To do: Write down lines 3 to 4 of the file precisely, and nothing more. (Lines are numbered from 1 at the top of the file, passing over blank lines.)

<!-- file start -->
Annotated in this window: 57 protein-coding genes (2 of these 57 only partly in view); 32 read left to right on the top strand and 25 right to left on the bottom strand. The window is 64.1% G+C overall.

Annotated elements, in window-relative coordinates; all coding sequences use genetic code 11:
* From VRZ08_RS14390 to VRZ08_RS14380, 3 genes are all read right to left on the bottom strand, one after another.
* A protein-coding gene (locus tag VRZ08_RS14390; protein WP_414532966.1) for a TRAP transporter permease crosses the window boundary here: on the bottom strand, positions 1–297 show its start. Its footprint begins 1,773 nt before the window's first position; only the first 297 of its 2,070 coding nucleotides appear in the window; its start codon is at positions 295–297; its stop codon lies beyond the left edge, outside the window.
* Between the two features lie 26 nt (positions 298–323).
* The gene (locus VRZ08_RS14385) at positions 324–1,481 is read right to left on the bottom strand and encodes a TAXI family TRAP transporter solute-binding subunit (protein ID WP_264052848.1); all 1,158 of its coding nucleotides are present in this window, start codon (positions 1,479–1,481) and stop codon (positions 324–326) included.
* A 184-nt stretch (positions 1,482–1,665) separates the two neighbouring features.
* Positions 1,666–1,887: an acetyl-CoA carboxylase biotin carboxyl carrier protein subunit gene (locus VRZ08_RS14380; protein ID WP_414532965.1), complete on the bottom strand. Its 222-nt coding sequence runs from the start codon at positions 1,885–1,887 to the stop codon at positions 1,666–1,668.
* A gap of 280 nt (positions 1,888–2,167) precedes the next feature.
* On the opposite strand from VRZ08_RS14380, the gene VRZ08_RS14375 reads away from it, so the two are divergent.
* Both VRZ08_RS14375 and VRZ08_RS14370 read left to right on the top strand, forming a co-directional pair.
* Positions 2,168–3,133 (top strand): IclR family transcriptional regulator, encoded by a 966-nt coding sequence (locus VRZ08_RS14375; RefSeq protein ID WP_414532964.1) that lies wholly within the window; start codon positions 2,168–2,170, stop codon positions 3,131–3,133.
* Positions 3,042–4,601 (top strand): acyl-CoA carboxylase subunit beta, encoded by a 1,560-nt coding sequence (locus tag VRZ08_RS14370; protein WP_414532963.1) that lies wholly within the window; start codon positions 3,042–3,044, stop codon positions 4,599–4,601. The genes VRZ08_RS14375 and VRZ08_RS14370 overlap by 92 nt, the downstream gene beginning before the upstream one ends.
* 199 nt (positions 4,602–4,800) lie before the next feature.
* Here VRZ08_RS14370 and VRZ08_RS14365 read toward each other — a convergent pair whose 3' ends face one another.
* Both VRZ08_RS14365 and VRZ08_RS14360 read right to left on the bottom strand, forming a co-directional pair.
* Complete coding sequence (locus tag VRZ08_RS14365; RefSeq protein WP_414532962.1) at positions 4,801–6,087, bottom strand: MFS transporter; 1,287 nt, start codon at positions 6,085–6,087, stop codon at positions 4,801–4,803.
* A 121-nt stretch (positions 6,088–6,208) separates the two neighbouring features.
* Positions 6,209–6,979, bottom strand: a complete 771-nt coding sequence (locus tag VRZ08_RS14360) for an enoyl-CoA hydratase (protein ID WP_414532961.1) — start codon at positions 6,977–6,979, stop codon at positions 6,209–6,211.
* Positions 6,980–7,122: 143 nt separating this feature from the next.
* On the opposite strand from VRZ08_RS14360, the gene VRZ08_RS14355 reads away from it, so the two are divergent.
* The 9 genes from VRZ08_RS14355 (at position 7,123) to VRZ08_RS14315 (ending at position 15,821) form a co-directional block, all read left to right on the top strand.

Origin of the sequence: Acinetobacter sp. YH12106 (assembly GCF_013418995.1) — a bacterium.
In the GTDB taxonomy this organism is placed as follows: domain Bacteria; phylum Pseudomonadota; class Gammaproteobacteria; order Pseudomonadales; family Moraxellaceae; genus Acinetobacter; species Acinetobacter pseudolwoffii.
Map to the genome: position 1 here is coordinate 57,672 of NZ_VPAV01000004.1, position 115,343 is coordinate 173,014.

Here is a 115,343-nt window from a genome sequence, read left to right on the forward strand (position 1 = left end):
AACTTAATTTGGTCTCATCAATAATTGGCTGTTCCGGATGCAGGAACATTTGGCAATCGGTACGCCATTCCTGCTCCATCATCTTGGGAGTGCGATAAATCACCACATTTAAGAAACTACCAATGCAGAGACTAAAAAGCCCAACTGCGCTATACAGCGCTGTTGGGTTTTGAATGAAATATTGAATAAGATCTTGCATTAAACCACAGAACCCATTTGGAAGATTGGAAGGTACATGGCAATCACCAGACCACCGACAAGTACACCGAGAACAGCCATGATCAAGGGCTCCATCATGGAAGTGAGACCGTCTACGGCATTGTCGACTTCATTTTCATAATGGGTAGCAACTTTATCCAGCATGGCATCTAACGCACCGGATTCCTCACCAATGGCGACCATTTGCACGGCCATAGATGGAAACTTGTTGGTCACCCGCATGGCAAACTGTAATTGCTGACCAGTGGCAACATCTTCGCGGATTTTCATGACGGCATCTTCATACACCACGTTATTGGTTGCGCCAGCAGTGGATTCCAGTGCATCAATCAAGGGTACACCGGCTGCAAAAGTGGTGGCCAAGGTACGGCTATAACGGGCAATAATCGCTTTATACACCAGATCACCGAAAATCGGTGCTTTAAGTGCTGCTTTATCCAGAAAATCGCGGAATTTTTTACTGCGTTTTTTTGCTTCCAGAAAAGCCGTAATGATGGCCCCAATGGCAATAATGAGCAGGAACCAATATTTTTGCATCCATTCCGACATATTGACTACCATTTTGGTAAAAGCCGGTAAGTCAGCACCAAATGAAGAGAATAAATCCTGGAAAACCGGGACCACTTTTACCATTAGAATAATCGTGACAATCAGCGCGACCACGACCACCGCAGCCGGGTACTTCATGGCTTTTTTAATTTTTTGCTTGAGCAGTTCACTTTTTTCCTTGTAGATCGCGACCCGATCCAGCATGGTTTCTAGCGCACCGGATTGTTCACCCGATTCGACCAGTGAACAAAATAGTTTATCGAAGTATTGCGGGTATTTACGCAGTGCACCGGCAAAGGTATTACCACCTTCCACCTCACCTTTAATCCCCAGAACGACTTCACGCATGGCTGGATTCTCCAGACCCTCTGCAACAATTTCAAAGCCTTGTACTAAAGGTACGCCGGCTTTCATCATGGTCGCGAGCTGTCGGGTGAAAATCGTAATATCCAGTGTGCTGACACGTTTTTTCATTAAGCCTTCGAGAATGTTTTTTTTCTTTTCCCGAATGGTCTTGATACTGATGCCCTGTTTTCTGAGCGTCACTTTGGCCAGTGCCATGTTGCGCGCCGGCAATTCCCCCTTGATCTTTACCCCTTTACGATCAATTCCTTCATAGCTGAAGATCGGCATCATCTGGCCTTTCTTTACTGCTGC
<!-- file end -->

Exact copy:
* From VRZ08_RS14390 to VRZ08_RS14380, 3 genes are all read right to left on the bottom strand, one after another.
* A protein-coding gene (locus tag VRZ08_RS14390; protein WP_414532966.1) for a TRAP transporter permease crosses the window boundary here: on the bottom strand, positions 1–297 show its start. Its footprint begins 1,773 nt before the window's first position; only the first 297 of its 2,070 coding nucleotides appear in the window; its start codon is at positions 295–297; its stop codon lies beyond the left edge, outside the window.